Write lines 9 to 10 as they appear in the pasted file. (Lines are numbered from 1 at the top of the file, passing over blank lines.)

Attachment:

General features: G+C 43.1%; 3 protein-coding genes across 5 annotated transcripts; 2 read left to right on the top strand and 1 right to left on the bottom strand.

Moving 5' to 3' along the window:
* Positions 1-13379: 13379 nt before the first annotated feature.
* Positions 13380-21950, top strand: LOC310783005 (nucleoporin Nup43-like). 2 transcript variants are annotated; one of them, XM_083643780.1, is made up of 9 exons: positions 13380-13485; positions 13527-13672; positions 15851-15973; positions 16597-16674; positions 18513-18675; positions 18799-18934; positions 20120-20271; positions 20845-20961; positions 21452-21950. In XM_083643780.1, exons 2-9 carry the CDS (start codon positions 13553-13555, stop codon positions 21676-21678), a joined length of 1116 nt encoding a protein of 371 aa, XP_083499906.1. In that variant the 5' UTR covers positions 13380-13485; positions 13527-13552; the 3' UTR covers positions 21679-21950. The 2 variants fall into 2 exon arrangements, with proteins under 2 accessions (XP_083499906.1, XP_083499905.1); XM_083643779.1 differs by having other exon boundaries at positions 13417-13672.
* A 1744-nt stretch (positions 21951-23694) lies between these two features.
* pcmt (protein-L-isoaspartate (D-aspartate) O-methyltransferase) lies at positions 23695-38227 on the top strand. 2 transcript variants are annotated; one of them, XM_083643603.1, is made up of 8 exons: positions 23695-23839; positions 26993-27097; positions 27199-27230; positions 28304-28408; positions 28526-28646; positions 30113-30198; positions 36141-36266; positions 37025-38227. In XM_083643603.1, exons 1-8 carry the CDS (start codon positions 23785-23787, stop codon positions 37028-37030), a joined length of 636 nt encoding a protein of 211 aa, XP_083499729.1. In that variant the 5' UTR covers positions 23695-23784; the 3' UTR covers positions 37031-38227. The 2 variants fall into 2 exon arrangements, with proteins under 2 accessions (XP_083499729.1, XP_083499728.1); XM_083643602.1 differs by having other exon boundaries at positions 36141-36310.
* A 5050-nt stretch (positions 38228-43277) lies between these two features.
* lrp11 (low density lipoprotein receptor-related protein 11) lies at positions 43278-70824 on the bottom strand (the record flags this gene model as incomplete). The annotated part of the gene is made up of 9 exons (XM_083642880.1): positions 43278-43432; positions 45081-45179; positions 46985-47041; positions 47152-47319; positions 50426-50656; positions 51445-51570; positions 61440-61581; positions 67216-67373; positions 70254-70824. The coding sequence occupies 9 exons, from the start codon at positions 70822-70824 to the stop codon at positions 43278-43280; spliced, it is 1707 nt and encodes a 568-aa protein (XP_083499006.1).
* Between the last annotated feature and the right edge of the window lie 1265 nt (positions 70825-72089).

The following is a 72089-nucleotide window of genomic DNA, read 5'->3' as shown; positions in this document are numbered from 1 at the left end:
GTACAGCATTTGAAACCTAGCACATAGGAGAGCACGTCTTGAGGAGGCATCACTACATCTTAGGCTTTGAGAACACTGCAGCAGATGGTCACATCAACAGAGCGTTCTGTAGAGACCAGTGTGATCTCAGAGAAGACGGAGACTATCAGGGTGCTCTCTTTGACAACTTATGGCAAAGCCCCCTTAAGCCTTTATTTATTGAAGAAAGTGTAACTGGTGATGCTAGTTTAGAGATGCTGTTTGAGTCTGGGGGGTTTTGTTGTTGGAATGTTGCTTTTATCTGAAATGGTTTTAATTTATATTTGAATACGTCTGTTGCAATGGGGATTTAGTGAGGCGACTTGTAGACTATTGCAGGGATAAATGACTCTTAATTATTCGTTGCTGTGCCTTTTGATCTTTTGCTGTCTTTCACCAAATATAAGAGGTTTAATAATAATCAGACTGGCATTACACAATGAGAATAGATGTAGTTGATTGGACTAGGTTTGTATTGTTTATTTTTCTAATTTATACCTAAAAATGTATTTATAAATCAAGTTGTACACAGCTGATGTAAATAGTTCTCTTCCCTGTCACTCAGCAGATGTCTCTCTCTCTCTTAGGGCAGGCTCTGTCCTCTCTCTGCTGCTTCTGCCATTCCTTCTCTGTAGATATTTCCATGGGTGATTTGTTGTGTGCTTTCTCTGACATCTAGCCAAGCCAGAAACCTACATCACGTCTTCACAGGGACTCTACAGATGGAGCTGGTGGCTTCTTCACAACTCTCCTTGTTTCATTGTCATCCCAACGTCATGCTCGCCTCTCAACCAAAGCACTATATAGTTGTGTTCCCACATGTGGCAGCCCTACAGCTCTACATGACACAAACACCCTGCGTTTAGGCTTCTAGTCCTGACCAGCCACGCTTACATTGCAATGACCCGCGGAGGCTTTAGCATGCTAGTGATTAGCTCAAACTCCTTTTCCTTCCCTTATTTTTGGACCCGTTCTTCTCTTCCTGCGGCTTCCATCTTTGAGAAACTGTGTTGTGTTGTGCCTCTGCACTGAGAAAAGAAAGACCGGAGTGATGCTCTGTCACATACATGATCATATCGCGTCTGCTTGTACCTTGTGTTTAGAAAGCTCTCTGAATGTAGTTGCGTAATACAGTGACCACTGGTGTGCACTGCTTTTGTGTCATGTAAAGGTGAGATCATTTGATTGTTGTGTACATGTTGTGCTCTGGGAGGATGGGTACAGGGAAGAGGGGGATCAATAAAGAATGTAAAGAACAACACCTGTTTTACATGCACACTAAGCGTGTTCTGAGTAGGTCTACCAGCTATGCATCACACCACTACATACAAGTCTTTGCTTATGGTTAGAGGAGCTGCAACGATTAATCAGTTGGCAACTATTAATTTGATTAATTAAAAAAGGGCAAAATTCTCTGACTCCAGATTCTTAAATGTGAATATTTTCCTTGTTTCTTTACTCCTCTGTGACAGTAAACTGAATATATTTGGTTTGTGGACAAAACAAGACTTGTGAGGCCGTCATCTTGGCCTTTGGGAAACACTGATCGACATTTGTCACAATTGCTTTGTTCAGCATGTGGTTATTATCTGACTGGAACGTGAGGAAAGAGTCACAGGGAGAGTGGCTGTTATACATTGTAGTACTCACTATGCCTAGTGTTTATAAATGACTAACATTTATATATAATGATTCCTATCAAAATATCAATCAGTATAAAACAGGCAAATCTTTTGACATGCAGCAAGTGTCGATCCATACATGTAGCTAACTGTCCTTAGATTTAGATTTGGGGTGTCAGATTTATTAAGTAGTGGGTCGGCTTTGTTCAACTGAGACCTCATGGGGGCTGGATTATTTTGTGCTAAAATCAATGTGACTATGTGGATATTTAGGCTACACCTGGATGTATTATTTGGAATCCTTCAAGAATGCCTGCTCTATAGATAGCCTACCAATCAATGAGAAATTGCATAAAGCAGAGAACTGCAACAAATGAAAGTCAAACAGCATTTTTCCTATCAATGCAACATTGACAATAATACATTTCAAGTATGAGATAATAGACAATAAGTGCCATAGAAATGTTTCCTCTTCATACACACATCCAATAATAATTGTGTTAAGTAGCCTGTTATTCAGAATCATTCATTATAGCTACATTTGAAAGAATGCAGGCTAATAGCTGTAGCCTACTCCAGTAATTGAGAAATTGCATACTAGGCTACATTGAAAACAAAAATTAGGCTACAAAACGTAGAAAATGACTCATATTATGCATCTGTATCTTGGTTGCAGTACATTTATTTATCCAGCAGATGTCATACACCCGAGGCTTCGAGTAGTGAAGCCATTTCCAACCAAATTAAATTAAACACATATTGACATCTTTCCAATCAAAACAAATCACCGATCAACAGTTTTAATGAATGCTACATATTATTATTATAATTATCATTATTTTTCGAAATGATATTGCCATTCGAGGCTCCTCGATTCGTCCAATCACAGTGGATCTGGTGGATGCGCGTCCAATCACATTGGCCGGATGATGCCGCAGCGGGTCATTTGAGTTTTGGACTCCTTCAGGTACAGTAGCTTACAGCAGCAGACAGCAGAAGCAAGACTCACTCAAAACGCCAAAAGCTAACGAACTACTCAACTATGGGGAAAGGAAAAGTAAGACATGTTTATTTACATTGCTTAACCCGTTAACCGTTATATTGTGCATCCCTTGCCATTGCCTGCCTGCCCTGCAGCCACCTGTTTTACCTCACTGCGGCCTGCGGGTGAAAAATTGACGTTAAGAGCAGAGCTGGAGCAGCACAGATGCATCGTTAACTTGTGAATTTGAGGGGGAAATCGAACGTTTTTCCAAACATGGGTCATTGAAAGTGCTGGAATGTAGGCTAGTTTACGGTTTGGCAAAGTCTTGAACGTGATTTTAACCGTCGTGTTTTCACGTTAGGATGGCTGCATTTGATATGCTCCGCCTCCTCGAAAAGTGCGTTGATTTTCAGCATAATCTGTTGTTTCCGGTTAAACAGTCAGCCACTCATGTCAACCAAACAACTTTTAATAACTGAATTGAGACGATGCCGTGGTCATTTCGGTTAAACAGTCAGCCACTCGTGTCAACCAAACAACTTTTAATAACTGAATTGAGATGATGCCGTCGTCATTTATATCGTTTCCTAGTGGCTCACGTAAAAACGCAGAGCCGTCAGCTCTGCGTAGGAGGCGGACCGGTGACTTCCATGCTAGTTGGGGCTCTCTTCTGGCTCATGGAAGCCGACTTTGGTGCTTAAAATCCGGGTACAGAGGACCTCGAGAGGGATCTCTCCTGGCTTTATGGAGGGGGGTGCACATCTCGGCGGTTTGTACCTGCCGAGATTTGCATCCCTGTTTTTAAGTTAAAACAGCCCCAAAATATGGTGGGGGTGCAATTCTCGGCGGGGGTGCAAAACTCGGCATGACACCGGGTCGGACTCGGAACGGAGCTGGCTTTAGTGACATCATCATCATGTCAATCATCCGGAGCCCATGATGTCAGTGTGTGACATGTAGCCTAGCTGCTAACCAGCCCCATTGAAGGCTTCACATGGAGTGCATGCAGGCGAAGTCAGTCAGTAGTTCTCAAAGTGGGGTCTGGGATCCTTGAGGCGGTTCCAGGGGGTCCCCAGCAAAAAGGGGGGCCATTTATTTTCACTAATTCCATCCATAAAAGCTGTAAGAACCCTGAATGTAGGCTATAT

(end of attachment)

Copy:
* Between the last annotated feature and the right edge of the window lie 1265 nt (positions 70825-72089).

The following is a 72089-nucleotide window of genomic DNA, read 5'->3' as shown; positions in this document are numbered from 1 at the left end: